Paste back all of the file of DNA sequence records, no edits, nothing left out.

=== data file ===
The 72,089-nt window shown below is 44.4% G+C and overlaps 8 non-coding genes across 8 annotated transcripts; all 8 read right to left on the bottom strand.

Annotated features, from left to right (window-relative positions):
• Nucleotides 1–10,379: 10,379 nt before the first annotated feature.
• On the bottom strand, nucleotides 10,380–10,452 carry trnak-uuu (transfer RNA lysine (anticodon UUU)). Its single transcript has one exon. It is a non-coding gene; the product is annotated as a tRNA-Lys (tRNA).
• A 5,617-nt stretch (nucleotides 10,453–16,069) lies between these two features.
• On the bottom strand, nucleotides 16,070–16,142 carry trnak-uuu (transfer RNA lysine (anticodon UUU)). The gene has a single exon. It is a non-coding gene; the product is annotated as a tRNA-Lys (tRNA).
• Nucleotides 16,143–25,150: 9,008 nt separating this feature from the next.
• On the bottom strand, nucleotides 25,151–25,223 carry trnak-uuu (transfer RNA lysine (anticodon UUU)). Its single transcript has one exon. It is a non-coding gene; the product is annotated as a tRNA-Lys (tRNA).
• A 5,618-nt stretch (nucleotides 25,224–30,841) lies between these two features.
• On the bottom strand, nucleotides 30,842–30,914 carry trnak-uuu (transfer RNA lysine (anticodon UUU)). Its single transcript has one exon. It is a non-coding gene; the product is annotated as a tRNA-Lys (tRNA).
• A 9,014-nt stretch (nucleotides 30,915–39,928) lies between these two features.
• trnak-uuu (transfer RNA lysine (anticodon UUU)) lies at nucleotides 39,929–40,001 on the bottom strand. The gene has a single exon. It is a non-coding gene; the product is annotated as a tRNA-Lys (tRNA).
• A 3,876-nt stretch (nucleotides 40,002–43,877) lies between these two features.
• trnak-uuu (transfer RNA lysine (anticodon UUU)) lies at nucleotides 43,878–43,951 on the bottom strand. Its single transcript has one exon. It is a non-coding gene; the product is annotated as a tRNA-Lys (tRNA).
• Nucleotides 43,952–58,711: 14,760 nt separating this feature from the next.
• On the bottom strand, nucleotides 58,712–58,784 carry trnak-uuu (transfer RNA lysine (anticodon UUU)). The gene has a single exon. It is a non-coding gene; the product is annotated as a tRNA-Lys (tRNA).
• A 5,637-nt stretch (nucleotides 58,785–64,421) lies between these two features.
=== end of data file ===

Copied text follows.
The 72,089-nt window shown below is 44.4% G+C and overlaps 8 non-coding genes across 8 annotated transcripts; all 8 read right to left on the bottom strand.

Annotated features, from left to right (window-relative positions):
• Nucleotides 1–10,379: 10,379 nt before the first annotated feature.
• On the bottom strand, nucleotides 10,380–10,452 carry trnak-uuu (transfer RNA lysine (anticodon UUU)). Its single transcript has one exon. It is a non-coding gene; the product is annotated as a tRNA-Lys (tRNA).
• A 5,617-nt stretch (nucleotides 10,453–16,069) lies between these two features.
• On the bottom strand, nucleotides 16,070–16,142 carry trnak-uuu (transfer RNA lysine (anticodon UUU)). The gene has a single exon. It is a non-coding gene; the product is annotated as a tRNA-Lys (tRNA).
• Nucleotides 16,143–25,150: 9,008 nt separating this feature from the next.
• On the bottom strand, nucleotides 25,151–25,223 carry trnak-uuu (transfer RNA lysine (anticodon UUU)). Its single transcript has one exon. It is a non-coding gene; the product is annotated as a tRNA-Lys (tRNA).
• A 5,618-nt stretch (nucleotides 25,224–30,841) lies between these two features.
• On the bottom strand, nucleotides 30,842–30,914 carry trnak-uuu (transfer RNA lysine (anticodon UUU)). Its single transcript has one exon. It is a non-coding gene; the product is annotated as a tRNA-Lys (tRNA).
• A 9,014-nt stretch (nucleotides 30,915–39,928) lies between these two features.
• trnak-uuu (transfer RNA lysine (anticodon UUU)) lies at nucleotides 39,929–40,001 on the bottom strand. The gene has a single exon. It is a non-coding gene; the product is annotated as a tRNA-Lys (tRNA).
• A 3,876-nt stretch (nucleotides 40,002–43,877) lies between these two features.
• trnak-uuu (transfer RNA lysine (anticodon UUU)) lies at nucleotides 43,878–43,951 on the bottom strand. Its single transcript has one exon. It is a non-coding gene; the product is annotated as a tRNA-Lys (tRNA).
• Nucleotides 43,952–58,711: 14,760 nt separating this feature from the next.
• On the bottom strand, nucleotides 58,712–58,784 carry trnak-uuu (transfer RNA lysine (anticodon UUU)). The gene has a single exon. It is a non-coding gene; the product is annotated as a tRNA-Lys (tRNA).
• A 5,637-nt stretch (nucleotides 58,785–64,421) lies between these two features.